From the Compleat Idiot’s POV (I represent this cohort well) this is pretty interesting. Wyze did a short series of talks (conversations, casual interviews) between employees in the second and third year, I think. Even though their shop talk was often beyond my full comprehension, it gave me a useful sense of their arcane world…
I have 40+ years experience in critical-systems firmware and applications architecture, design and development. Our level of experience isn’t relative to the topic, rather the opposite as the average Wyze user simply expects devices to work flawlessly vs memory management education in order to understand why a product has “issues”.
If you’d like to help expedite firmware or app bug mitigation, please submit a debug log via the Wyze app and make a post including the log ID (Log ID is critical). Any additional supporting evidence is extremely helpful, e.g., screenshots, video captures of abnormal behavior as witnessed via app, firmware/app version info, phone/tab make/model/OS version, etc. If you’re not sure where to post, just create a new topic and we’ll merge your topic to best location for Wyze visibility. When done correctly, Wyze does take notice, is eager to act, sometimes communicating back directly and is always grateful for the help. In doing so, Wyze has corrected literally every bug I’ve discovered from obscure app memory leaks, package/plugin deprecation to deployment misconfigurations.
AMA is a Wyze event where new features/prototypes are demo’d by team leaders and developers. We have the opportunity to ask the panel any questions about anything, even at the most technical level. You can find AMA announcements in the forum #news category. You may also wish to enable “Watching First Post” notifications on the #news category to be notified when Wyze posts a new topic.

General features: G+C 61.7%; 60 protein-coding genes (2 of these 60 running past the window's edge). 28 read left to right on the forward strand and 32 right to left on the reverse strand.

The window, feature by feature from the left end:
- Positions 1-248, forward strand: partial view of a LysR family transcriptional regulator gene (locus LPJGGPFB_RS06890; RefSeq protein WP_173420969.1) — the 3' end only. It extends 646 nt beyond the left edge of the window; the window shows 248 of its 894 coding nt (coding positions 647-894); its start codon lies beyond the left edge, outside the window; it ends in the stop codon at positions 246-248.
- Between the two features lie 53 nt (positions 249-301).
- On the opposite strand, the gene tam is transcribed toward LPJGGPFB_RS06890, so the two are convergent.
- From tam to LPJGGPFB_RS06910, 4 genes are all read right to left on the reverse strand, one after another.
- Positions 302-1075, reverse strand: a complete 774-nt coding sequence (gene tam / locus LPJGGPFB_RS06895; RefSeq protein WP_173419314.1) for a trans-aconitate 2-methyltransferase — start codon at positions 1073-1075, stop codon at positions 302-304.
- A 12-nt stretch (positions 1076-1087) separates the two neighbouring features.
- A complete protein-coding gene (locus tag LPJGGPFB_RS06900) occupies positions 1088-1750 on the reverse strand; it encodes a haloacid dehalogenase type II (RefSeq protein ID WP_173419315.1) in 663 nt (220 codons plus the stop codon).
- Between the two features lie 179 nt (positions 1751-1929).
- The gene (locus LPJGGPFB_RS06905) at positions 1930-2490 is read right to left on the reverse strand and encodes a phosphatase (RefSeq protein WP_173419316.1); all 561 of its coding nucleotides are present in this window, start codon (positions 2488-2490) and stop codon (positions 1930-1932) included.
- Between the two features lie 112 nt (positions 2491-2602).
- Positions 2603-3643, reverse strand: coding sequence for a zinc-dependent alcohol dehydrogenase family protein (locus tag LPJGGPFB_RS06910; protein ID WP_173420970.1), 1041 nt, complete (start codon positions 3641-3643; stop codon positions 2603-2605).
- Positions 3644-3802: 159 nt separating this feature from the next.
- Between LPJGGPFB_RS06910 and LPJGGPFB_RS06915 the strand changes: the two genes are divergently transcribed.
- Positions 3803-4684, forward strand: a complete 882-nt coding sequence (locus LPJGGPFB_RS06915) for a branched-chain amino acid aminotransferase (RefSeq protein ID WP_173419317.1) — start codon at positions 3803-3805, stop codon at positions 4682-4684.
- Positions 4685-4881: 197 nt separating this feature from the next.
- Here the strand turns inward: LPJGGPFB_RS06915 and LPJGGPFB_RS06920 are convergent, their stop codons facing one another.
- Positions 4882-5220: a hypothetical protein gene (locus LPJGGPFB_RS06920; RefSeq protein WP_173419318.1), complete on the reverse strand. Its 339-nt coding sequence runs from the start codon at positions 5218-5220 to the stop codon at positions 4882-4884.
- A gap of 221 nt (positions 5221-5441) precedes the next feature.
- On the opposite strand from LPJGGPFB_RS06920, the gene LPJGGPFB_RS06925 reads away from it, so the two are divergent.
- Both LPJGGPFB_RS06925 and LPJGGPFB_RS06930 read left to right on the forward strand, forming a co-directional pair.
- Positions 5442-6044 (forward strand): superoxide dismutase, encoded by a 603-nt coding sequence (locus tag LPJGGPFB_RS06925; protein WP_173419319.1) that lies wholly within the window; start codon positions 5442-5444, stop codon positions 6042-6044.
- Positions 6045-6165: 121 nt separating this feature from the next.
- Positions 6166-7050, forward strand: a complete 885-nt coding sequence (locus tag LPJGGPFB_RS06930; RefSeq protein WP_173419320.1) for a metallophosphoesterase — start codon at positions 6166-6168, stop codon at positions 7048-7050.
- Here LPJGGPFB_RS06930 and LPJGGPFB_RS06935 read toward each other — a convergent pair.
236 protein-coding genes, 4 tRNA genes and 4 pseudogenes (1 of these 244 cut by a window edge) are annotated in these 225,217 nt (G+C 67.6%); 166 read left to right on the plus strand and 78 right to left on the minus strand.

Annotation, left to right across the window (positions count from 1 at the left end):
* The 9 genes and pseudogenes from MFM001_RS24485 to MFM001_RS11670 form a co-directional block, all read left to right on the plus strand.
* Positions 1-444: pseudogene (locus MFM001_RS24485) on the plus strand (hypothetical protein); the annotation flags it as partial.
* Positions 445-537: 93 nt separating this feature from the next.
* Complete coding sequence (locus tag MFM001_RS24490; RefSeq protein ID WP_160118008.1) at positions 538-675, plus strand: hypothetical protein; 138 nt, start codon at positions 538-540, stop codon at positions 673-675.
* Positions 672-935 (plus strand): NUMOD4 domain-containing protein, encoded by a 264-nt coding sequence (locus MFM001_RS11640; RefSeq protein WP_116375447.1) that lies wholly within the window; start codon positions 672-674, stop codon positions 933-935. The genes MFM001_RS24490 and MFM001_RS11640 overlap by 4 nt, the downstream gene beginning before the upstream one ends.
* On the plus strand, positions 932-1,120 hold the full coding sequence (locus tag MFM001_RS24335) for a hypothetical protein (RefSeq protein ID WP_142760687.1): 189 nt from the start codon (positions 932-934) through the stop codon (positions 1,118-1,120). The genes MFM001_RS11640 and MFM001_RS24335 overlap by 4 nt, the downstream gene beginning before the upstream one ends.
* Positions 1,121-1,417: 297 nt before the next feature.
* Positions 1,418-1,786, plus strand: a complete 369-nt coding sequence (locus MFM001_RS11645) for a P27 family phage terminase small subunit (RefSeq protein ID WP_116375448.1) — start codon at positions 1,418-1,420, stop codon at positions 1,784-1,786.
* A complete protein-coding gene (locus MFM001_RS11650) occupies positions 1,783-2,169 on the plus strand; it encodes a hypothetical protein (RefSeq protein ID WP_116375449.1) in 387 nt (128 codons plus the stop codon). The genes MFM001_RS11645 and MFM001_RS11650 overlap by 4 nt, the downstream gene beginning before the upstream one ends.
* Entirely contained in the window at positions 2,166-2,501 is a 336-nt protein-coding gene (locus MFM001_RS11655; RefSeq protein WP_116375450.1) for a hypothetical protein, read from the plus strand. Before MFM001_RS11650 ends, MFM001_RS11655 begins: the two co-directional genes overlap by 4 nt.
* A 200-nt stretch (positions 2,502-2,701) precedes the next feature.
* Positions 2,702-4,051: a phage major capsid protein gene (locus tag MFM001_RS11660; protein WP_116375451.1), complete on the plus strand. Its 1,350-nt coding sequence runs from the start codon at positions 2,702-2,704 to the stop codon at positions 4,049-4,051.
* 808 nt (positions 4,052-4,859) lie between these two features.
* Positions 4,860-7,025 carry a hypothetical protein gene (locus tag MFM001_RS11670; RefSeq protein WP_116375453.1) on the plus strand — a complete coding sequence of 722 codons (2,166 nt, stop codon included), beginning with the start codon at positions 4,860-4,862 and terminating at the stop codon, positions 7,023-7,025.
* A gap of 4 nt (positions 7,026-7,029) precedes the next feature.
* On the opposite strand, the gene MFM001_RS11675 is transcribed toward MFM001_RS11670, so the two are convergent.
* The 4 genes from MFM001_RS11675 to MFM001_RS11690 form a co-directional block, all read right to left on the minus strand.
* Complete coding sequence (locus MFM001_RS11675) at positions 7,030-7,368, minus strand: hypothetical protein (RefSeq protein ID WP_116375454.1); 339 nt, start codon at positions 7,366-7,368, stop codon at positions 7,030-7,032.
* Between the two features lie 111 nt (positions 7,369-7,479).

I’m going to look up long-term performance data for these devices from now on…
Unfortunately performance engineering is usually one of the last areas for companies to invest in. Why bother refactoring old code when we can just tell customers to reboot? Even my Roomba (yes, the iRobot one) fails sometimes with “low memory” and I have to reboot it.
And with development happening in sprints, all the more it is difficult for any meaningful performance tests for memory leaks. In one of my earlier jobs, half the time I was trying to prove to Development that indeed there was a memory leak and it would have to be a bulletproof reproducible scenario for them to be willing to take a look.
You mention sprints, so they are really Agile? I’d be interested in knowing how long their sprints are, and how they came to that duration for each sprint. Someone said that they release a new revision of firmware and/or app software about once a month, so it sounds like their sprints are calendar-month based? That’s a little on the long side for sprints but can work well.
I have been scrum master and Agile coach on projects where the development on a user story was done in one sprint and the QA on that same story, including performance testing, was done on the next sprint. It worked reasonably well. Some say it kind of pushes the concept of delivering working code at the end of every sprint, but I say not really… you can “deliver working code” to the QA team, not necessarily to the customer or product owner. There is nothing wrong with devoting a whole user story to performance testing and memory leak detection, if that’s what the scrum team decides is the best approach.
I’d like to be a fly on the wall at a few of their daily scrums and a sprint planning meeting or two.